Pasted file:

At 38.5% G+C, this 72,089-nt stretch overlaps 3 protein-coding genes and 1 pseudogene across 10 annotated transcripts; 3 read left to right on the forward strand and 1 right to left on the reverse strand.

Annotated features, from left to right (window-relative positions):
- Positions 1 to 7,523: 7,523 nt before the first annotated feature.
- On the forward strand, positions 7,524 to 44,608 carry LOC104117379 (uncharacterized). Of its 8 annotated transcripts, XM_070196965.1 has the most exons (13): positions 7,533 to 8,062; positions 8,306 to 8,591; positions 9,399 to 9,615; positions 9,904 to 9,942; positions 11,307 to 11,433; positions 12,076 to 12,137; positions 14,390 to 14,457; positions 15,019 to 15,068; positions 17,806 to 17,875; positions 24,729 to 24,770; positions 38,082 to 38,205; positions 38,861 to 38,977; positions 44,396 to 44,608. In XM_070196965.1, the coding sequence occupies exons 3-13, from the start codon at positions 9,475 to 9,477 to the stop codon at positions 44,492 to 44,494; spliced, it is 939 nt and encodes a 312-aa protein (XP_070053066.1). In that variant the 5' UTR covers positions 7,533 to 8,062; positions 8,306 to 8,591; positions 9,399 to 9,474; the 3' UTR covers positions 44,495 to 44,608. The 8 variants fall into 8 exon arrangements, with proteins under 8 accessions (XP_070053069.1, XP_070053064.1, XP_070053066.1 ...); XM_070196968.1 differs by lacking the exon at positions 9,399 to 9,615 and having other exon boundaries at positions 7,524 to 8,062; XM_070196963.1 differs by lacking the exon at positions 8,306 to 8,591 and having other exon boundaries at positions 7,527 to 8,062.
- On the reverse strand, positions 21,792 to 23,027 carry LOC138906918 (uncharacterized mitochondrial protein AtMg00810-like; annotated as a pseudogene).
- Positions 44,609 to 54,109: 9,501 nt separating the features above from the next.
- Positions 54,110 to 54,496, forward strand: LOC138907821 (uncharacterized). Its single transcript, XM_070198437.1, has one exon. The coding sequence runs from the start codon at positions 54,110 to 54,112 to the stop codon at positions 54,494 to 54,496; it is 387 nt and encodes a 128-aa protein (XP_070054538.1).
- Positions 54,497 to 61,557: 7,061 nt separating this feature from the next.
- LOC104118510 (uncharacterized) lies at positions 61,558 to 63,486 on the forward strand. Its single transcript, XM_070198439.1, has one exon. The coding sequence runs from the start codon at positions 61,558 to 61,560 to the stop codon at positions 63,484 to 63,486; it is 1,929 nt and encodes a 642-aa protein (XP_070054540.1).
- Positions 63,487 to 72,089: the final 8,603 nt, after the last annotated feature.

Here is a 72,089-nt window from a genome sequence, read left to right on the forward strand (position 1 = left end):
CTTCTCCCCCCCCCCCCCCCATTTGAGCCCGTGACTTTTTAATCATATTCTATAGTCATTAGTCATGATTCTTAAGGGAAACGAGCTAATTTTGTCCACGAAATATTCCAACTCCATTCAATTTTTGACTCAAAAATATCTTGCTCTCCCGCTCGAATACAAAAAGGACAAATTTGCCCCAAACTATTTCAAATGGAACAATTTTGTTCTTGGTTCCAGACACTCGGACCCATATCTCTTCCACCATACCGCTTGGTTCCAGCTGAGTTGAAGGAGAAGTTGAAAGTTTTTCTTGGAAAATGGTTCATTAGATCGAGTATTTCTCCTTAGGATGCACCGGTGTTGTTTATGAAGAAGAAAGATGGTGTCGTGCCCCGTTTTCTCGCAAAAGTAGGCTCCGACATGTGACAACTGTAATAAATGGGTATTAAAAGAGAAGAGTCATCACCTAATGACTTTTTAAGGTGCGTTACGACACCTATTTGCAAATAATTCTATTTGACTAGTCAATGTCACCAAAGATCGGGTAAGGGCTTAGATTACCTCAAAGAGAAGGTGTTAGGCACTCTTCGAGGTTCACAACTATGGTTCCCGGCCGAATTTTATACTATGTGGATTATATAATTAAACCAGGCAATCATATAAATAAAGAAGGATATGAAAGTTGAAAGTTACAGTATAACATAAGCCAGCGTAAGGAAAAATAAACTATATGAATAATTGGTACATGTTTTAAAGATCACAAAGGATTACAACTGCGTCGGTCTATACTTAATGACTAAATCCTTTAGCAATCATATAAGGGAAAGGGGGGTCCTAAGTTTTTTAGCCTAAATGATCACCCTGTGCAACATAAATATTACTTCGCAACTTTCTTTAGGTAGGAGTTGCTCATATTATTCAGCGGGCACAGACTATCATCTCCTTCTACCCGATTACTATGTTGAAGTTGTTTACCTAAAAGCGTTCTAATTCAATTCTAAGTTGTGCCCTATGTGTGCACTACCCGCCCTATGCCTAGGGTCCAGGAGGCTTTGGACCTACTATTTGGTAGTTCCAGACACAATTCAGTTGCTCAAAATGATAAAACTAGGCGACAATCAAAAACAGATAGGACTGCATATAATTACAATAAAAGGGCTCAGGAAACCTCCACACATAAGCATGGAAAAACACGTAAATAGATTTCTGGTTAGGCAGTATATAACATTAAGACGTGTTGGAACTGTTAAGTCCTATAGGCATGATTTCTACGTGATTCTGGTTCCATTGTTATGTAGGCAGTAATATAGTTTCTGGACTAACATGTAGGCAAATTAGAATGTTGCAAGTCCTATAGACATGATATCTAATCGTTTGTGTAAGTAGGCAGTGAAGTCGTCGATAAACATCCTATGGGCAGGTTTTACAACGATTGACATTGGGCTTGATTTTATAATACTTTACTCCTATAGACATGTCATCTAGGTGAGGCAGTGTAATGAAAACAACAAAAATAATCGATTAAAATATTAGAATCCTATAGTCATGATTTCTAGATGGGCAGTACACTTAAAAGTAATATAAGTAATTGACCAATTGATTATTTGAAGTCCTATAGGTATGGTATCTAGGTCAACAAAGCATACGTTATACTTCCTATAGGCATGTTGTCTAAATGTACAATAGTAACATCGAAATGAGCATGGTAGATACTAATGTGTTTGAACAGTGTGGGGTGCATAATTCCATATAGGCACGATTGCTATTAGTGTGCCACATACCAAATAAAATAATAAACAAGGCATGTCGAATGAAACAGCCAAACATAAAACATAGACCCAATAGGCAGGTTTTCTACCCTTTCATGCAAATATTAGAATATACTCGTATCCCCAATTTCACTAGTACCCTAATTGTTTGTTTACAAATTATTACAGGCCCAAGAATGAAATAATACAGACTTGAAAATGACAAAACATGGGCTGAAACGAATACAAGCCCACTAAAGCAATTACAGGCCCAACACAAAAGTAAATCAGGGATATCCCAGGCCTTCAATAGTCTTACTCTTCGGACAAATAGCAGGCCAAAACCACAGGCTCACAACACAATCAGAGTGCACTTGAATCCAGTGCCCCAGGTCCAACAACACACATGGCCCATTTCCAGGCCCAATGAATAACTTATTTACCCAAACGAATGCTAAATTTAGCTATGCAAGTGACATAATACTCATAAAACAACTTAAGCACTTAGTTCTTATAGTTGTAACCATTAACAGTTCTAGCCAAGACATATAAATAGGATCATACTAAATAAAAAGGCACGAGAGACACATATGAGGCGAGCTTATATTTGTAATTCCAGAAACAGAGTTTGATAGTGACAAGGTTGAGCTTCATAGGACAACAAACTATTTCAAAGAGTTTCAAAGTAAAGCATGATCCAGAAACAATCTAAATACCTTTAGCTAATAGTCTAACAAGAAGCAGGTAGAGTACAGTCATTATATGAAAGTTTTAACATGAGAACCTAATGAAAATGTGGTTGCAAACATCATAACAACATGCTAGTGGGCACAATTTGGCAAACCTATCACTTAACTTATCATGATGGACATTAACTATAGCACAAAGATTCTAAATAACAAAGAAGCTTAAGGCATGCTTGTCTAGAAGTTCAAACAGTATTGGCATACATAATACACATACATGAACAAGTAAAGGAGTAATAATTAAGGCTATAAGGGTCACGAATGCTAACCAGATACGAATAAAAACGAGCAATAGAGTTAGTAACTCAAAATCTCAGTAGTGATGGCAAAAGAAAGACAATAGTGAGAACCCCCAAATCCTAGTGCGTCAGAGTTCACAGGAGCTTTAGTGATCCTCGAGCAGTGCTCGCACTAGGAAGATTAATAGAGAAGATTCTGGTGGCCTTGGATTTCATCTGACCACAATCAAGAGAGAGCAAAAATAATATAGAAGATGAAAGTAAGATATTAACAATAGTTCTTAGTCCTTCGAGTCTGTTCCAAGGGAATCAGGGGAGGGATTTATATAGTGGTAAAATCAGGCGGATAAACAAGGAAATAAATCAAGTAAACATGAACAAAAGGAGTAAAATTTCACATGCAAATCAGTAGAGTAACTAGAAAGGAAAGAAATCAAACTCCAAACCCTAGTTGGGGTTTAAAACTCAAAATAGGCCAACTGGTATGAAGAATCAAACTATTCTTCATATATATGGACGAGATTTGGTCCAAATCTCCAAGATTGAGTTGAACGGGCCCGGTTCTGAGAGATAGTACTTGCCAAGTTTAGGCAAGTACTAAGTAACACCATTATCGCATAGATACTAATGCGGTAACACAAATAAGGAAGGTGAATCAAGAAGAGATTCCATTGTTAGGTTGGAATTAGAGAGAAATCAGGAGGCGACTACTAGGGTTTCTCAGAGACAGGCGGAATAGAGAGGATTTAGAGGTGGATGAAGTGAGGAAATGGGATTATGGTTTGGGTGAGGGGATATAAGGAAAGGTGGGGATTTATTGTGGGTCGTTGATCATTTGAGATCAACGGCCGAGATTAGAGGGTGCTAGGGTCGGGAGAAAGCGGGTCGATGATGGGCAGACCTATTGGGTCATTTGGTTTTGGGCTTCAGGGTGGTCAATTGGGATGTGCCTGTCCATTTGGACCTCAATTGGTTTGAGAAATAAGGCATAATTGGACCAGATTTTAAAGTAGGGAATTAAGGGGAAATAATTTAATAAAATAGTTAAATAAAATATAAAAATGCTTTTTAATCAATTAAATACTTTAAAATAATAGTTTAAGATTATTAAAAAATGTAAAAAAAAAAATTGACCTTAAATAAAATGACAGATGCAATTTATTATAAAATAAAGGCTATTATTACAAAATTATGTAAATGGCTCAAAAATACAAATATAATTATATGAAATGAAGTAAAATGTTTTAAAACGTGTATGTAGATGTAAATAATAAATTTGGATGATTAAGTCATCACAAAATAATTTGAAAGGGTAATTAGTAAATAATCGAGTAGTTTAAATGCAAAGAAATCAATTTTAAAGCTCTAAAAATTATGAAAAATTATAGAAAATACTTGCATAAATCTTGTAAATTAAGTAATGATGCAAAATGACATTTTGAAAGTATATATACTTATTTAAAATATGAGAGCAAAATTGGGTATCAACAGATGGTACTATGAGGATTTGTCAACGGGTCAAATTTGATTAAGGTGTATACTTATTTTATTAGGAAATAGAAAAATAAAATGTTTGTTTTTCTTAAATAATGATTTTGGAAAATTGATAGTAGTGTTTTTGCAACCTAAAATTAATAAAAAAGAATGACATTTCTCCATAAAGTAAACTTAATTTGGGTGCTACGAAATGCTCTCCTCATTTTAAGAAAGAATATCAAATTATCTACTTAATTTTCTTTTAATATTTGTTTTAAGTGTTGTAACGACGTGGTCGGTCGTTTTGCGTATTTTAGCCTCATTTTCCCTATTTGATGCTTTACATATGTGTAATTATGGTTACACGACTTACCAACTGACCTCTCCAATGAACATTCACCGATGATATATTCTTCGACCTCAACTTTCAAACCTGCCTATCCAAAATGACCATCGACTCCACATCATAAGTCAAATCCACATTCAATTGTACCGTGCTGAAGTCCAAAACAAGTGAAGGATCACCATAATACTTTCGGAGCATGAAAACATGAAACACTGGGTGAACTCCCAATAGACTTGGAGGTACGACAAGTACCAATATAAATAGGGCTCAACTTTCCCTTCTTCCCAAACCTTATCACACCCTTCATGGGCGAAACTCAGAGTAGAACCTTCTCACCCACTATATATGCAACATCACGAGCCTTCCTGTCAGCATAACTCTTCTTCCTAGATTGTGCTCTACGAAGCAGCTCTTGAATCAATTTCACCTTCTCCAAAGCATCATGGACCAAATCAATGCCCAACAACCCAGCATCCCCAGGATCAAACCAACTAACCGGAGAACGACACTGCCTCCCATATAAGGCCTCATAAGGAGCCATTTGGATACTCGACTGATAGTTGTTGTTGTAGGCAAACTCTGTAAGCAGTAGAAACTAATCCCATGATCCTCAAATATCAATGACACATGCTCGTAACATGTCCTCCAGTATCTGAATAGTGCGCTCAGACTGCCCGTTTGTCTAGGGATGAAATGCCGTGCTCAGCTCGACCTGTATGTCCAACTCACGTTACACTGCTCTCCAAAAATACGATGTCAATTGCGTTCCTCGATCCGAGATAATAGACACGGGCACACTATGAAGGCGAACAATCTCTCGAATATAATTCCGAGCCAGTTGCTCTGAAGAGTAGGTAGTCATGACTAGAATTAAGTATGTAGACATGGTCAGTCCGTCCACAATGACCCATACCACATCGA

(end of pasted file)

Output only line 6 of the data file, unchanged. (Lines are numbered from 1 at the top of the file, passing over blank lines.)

- Positions 44,609 to 54,109: 9,501 nt separating the features above from the next.